Let me be clear: I am not an advocate of de-regulation-I am an opponent of over-regulation. I have always stood for what I termed in an op-ed I wrote for the Wall Street Journal as "enlightened regulation"-a "regulatory scheme that demands transparency and fairness without stifling free enterprise and innovation."
But some in Congress seem to think that the solution lies in the extension of U.S. regulation overseas; that, if U.S. firms purchase exchanges in other countries, the provisions of the Sarbanes-Oxley regulations can be applied to their trading operations as well. We have already received a clear message from the British: If the London Stock Exchange is bought by Americans, they will not permit any imposition of Sarbanes-Oxley provisions to firms that list there. The reality is that the rest of the world is not always going to follow the lead of the U.S. Congress. Britain's Economic Secretary to the Treasury, Ed Balls, has made it clear that the British government will protect its markets from any "heavy-handed and inflexible" regulation being imported from abroad, noting that the uk Financial Services Authority would continue "to safeguard the light touch and proportionate regulatory regime that has made London a magnet for international business."
And when the U.S. Congress plays politics with business, this also has a profoundly negative effect. We are still feeling the consequences of the whole Dubai ports debacle. Even though port security is handled by the Coast Guard, not the owners of the port facilities, members of Congress whipped up so much opprobrium over the deal that it fell through. It didn't make our ports any safer, and overseas capital that might have been invested in the United States is being redirected to other markets perceived to be friendlier. Trade and investment are not one-way streets. How we treat others is the way we must expect them to treat U.S. companies.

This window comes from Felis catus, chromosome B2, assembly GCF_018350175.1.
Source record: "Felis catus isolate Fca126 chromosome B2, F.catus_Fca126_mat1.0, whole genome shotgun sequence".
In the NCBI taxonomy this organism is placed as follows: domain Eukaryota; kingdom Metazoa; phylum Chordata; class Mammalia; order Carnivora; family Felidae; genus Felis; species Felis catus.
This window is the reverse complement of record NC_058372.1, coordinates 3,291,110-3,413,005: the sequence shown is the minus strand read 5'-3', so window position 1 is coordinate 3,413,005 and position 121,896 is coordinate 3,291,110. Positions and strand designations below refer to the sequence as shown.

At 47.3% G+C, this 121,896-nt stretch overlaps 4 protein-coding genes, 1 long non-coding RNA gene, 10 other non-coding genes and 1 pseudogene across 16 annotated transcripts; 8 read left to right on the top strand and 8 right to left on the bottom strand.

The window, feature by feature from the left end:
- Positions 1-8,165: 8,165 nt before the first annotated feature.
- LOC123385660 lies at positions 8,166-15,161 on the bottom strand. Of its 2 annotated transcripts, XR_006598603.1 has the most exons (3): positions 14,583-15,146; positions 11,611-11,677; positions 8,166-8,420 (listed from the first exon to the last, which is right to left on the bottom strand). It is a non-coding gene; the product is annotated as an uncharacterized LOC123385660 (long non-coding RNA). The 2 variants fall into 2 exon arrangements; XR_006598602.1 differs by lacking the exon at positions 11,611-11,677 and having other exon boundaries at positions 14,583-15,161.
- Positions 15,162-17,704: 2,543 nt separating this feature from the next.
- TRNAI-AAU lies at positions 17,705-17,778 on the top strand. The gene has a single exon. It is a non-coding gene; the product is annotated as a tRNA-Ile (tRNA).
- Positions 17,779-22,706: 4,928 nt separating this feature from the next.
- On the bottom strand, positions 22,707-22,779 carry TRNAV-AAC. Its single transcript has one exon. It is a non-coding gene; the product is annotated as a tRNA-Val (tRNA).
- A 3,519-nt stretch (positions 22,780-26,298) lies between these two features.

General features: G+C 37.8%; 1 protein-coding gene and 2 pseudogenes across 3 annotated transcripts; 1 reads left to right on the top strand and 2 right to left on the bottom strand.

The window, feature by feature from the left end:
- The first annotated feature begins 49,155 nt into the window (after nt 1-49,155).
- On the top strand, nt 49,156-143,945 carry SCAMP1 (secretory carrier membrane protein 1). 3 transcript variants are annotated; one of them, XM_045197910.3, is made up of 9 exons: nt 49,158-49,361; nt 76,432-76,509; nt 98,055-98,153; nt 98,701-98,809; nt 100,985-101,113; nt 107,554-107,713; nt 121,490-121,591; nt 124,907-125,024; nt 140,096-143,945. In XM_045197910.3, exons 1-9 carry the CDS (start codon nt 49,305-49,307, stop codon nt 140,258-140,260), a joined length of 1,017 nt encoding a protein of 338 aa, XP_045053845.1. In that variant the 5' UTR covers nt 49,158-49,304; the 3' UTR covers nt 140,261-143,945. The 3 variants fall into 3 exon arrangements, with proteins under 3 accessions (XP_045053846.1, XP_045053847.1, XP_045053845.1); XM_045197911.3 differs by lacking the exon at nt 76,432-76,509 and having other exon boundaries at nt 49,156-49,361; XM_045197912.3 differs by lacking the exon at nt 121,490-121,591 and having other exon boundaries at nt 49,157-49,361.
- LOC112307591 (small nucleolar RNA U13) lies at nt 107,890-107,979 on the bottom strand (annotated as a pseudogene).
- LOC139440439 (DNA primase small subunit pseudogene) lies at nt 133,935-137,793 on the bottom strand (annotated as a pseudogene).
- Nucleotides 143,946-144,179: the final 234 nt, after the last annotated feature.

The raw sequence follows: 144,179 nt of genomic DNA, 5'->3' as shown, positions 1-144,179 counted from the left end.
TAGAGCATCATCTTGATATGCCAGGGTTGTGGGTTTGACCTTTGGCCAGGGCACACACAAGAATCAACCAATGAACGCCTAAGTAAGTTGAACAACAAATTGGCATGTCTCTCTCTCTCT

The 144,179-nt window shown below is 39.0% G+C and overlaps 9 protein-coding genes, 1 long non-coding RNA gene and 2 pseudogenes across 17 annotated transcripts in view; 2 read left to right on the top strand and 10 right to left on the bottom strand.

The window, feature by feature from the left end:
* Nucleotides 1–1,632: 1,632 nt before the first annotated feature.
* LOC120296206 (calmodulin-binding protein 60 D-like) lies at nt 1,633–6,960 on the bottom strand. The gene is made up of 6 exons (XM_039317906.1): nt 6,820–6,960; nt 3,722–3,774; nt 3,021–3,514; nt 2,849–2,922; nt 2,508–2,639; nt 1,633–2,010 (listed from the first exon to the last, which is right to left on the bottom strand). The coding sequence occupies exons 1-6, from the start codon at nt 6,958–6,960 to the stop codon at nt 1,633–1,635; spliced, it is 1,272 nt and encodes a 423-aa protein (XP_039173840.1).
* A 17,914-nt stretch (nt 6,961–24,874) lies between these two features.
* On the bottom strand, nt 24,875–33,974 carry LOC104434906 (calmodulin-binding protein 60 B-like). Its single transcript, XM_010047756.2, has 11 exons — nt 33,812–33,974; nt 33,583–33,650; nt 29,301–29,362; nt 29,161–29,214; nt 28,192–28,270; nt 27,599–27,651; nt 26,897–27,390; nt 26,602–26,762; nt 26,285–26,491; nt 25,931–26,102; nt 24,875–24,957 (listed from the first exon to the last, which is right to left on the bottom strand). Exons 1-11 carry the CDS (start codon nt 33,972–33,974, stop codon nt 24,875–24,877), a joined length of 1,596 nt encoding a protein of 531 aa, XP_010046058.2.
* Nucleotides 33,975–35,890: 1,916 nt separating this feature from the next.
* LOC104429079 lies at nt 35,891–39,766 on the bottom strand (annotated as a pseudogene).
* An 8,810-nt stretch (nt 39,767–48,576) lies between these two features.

Nor is the rest of the world going to sit back and not take advantage of the U.S. predicament. Peter Weinberg, a former ceo of Goldman Sachs International, wrote in the Financial Times earlier this year:
"The U.S. financial markets enjoy an enormous incumbency advantage as the largest, most liquid and most transparent in the world. However, current trends present a unique opportunity for the City to take a big step forward, by making itself as appealing as possible to enormous flows of foreign investment capital, and driving down the cost of doing business through consolidation."
And we should pay attention to what Balls said on his recent trip to Hong Kong-calling for a "strengthened partnership" between the "two leading global financial centers" of London and Hong Kong. This has profound implications for the future. Already, major Chinese companies seeking a non-Chinese listing tend to go to London-major firms such as Sinopec and Air China are listed both on the Hong Kong and London exchanges. And the world's largest expected ipo will be the listing of the Industrial and Commercial Bank of China in Hong Kong.
New York isn't going anywhere anytime soon, but how does the United States benefit if New York becomes the equivalent of Frankfurt-a major regional center, to be sure, but no longer the indispensable global exchange? It certainly means that the United States will increasingly have to turn to overseas centers to fund its capital and current account deficits; it also means that, over time, non-U.S. currencies will become more of a commodity in international capital markets, helping to erode the supremacy of the dollar.
Congress keeps worrying about the next 9/11 attacks as the major challenge to U.S. security-and they should be commended for this vigilance. But for the long-term security of this nation, politicians must also avoid steps that strangle the American economy-and jeopardize the very foundation of American strength.
Maurice R. Greenberg is chairman and ceo of C. V. Starr & Co.Essay Types: Essay